The situation with the Samsung Galaxy Note 7 has come to its logical end. Users are gradually giving up their phones, Samsung is trying to draw the right conclusions from what happened and is working hard on SGS8. It would seem that this is the time to put a fat point in this whole story. But to drive the enraged genie back into the bottle can be much more difficult than foolishly to release it from there. And to figure out who is right, who is to blame, where there are 'own', and where 'strangers' this genie will definitely not be, will go to everyone at once.
For many users, the very idea that a battery might explode or catch fire was new. Most buyers simply never thought about it, because today a smartphone is as common a thing as a comb or a toothbrush. You just don't expect any dirty tricks from such familiar things.
There have always been reports of battery explosions, which is not surprising. Anything that is even theoretically capable of breaking will sooner or later break, not for you, but for someone else. Especially if this 'someone else' is not eager to comply with the operating rules prescribed by the manual. It's just that no one paid attention to such stories before, just like many other unpleasant and tragic incidents. Well, someone's phone caught fire on the other side of the globe, well, then what? You never know what is happening in the world. Now each such case gets on the front pages of thematic resources and is widely discussed. Which of this is true and which is fiction, where the manufacturer is to blame, and where the user is, it is impossible to understand. But journalists and commentators have already got a taste and are just waiting for an excuse to point a finger at some company and loudly exclaim – 'Mass marriage!'.
For the sake of experiment, I decided to go to a large technical site and drive the word 'iPhone' into the search. I took ixbt.com as an example, but you can replace it with anything you like. The result was predictable – in the last two weeks alone, there have been mentions of three explosions.
During the lecture, New Jersey college students heard a strange hiss and clap sound, and smoke poured out of the pocket of their classmate Darin Hlavata. The student managed to pull the smartphone out of his pocket, although he burned his fingers, and dropped the device on the floor.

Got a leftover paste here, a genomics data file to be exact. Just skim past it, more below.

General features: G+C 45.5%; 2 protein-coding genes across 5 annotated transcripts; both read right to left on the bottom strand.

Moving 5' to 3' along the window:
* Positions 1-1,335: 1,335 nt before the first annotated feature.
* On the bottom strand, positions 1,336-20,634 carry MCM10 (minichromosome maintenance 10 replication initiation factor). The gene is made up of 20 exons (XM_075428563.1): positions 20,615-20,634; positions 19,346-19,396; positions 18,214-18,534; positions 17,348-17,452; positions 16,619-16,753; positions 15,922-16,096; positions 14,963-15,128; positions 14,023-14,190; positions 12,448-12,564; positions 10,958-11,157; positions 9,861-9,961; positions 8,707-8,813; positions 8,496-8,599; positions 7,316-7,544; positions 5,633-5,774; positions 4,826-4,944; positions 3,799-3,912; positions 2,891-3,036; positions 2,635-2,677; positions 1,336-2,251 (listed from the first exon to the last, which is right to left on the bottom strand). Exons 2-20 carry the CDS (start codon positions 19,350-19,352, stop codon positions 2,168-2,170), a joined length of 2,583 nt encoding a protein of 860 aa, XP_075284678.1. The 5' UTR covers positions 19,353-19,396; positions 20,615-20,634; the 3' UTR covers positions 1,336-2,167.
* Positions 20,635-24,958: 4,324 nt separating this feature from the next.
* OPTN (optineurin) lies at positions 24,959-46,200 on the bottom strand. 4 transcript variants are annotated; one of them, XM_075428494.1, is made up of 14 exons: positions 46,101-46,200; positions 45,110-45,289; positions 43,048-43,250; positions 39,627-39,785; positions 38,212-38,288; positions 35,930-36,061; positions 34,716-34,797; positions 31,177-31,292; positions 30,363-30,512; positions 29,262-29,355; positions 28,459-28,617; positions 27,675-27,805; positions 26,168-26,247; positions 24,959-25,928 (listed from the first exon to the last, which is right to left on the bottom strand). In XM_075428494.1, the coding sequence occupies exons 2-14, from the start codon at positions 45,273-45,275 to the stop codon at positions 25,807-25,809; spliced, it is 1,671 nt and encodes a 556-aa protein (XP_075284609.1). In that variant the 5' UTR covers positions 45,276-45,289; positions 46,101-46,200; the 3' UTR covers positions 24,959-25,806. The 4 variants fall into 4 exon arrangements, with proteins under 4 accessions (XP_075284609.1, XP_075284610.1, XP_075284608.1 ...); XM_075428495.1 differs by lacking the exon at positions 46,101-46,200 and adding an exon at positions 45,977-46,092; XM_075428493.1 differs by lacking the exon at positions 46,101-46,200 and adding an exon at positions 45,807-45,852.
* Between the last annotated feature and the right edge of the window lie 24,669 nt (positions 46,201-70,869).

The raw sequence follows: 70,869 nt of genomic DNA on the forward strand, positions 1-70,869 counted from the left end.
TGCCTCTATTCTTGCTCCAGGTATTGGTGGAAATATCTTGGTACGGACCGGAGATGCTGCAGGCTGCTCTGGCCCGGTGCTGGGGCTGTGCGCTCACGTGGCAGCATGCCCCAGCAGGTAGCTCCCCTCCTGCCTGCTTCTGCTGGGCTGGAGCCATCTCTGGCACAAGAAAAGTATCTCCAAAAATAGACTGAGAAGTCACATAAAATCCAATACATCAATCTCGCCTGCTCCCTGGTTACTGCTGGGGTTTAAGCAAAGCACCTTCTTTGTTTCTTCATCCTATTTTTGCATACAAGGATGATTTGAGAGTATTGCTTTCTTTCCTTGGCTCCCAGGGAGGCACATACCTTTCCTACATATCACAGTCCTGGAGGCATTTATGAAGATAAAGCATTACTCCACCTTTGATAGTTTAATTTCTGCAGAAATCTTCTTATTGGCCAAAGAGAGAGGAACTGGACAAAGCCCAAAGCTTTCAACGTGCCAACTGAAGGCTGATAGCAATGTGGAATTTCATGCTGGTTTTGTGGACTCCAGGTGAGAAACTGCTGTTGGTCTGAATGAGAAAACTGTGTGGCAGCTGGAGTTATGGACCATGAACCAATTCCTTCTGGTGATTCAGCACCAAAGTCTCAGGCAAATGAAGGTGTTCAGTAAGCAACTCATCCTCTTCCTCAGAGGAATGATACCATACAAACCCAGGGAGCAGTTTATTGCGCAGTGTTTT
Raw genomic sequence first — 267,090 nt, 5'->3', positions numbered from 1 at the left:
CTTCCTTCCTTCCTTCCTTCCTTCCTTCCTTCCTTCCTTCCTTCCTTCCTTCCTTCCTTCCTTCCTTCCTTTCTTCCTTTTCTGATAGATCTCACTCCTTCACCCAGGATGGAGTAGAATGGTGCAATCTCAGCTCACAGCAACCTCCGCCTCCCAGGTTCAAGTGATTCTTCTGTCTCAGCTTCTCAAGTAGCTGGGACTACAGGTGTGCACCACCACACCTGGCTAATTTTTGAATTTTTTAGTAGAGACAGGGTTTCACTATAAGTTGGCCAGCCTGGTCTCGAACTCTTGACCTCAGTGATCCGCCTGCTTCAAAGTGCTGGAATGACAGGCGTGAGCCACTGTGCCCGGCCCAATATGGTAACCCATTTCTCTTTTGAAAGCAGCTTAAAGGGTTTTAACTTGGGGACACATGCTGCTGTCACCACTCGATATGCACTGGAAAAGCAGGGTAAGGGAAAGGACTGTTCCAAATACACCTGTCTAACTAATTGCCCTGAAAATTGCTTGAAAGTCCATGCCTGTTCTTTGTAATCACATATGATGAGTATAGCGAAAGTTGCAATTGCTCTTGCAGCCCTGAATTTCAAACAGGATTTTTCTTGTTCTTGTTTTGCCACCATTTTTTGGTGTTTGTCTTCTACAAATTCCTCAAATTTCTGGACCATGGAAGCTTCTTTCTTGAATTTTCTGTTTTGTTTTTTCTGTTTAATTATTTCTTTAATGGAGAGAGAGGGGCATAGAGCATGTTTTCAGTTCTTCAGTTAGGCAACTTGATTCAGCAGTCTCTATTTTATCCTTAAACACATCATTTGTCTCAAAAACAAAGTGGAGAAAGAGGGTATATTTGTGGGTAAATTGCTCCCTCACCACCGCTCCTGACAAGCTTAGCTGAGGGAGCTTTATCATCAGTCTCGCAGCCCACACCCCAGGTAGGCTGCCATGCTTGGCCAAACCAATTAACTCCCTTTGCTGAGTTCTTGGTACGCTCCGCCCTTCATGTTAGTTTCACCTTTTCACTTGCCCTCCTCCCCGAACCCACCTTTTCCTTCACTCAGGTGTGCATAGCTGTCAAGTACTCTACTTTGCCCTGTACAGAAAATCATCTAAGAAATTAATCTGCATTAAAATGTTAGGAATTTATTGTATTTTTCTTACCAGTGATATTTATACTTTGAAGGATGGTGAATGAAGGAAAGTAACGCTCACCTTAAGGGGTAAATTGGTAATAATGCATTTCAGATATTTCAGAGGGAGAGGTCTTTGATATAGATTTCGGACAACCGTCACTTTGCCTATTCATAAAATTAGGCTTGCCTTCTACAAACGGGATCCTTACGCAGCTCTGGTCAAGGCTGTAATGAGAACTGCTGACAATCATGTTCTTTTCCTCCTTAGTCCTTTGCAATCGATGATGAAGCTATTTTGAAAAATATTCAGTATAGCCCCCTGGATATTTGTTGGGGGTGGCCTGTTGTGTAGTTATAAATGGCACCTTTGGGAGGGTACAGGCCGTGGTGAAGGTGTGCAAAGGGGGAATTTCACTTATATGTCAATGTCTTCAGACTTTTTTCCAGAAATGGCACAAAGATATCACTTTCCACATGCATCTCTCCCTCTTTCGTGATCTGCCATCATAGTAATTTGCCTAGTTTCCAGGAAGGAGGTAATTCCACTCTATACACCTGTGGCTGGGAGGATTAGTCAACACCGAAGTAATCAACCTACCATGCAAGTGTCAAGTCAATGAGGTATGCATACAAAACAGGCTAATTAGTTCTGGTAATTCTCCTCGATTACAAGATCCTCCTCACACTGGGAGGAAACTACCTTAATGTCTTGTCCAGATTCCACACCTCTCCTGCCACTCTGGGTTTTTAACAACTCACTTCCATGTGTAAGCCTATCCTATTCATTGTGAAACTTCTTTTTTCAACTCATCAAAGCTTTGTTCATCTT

A couple of days later, a US resident woke up in the middle of the night from a bright flash and the sound of an explosion. iPhone 6 Plus, which it bought just three months ago, exploded. The case ended with a small fire, which was extinguished before the arrival of the fire brigade. “What would happen if the smartphone exploded while talking?” The customer asks.
Link to news
At that moment it seemed that the question was exclusively rhetorical. But less than a week later, a brand new Apple iPhone 7 exploded right in front of the user's face while he was shooting the video. According to the victim, he got badly from the fragments of the display splashed in all directions.
Link to news
Interestingly, two of the three posts concern the iPhone 6 Plus, which has been on sale for a year now and had never before exploded a couple of times a week. What is even more curious, there are no such messages about the classic six, that is, suddenly the smartphone that is most similar to Note has become dangerous.
You can try to find some kind of rational grain in all this. For example, most of the 6 Plus are now in a second-hand state, there are probably enough among them barely living devices with cracks on the case and damaged batteries. If you shove such a smartphone into your jeans pocket, and then sit down at your desk, then you really have a chance to “break” the device by literally crushing the battery. Moreover, the size of the smartphone is not very small, and it is not very convenient in your pocket.
You can blame everything on the intrigues of competitors and not very smart users who dream of being on the front pages of Internet publications at any cost. In this case, the choice of iPhone 6 Plus as a victim is quite obvious – and breaking it is not so sorry as the 'seven', and something like the terrible Note.
And you can also remember Heinlein's old story called Waldo. Where users began to fear so much for the operation of technology and selflessly invent various horrors that it really began to break down. And if Heinlein guessed right, then I have very bad news for all phablet manufacturers …
Public opinion, fueled by the latest events, is ready to flare up from any spark cleaner than a defective Note 7. And for this, even a new mass marriage is not needed – just a couple of loud cases of fires or explosions of smartphones are enough. What is true and what is not – no one will understand. The marriage of the Samsung phablet became a kind of precedent that showed how and who needs to act in this case. Now the recall of problem devices (and before the results of the final investigation) will be required from any manufacturer, potentially dangerous smartphones will be banned from transportation in the transport of a number of countries, and all the excuses of the manufacturer will be taken with considerable skepticism.